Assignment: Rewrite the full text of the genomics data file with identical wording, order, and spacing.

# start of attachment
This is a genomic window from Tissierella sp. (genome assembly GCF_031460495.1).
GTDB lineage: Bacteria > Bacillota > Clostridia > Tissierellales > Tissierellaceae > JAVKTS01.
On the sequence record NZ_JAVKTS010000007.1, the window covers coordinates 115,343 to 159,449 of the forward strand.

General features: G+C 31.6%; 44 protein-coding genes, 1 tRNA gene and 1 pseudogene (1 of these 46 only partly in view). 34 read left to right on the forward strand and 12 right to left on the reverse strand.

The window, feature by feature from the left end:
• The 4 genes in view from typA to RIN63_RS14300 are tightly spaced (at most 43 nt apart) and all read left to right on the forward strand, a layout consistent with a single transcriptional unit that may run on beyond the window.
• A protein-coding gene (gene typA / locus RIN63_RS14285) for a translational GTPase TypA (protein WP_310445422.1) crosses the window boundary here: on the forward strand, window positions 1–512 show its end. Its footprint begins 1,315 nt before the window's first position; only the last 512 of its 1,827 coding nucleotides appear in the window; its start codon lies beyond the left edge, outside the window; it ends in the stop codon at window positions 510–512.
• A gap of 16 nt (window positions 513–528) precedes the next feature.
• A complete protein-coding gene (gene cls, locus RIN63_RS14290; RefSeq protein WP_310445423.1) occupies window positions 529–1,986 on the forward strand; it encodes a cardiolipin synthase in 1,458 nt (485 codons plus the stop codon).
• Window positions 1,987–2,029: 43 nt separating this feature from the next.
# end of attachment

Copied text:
This is a genomic window from Tissierella sp. (genome assembly GCF_031460495.1).
GTDB lineage: Bacteria > Bacillota > Clostridia > Tissierellales > Tissierellaceae > JAVKTS01.
On the sequence record NZ_JAVKTS010000007.1, the window covers coordinates 115,343 to 159,449 of the forward strand.

General features: G+C 31.6%; 44 protein-coding genes, 1 tRNA gene and 1 pseudogene (1 of these 46 only partly in view). 34 read left to right on the forward strand and 12 right to left on the reverse strand.

The window, feature by feature from the left end:
• The 4 genes in view from typA to RIN63_RS14300 are tightly spaced (at most 43 nt apart) and all read left to right on the forward strand, a layout consistent with a single transcriptional unit that may run on beyond the window.
• A protein-coding gene (gene typA / locus RIN63_RS14285) for a translational GTPase TypA (protein WP_310445422.1) crosses the window boundary here: on the forward strand, window positions 1–512 show its end. Its footprint begins 1,315 nt before the window's first position; only the last 512 of its 1,827 coding nucleotides appear in the window; its start codon lies beyond the left edge, outside the window; it ends in the stop codon at window positions 510–512.
• A gap of 16 nt (window positions 513–528) precedes the next feature.
• A complete protein-coding gene (gene cls, locus RIN63_RS14290; RefSeq protein WP_310445423.1) occupies window positions 529–1,986 on the forward strand; it encodes a cardiolipin synthase in 1,458 nt (485 codons plus the stop codon).
• Window positions 1,987–2,029: 43 nt separating this feature from the next.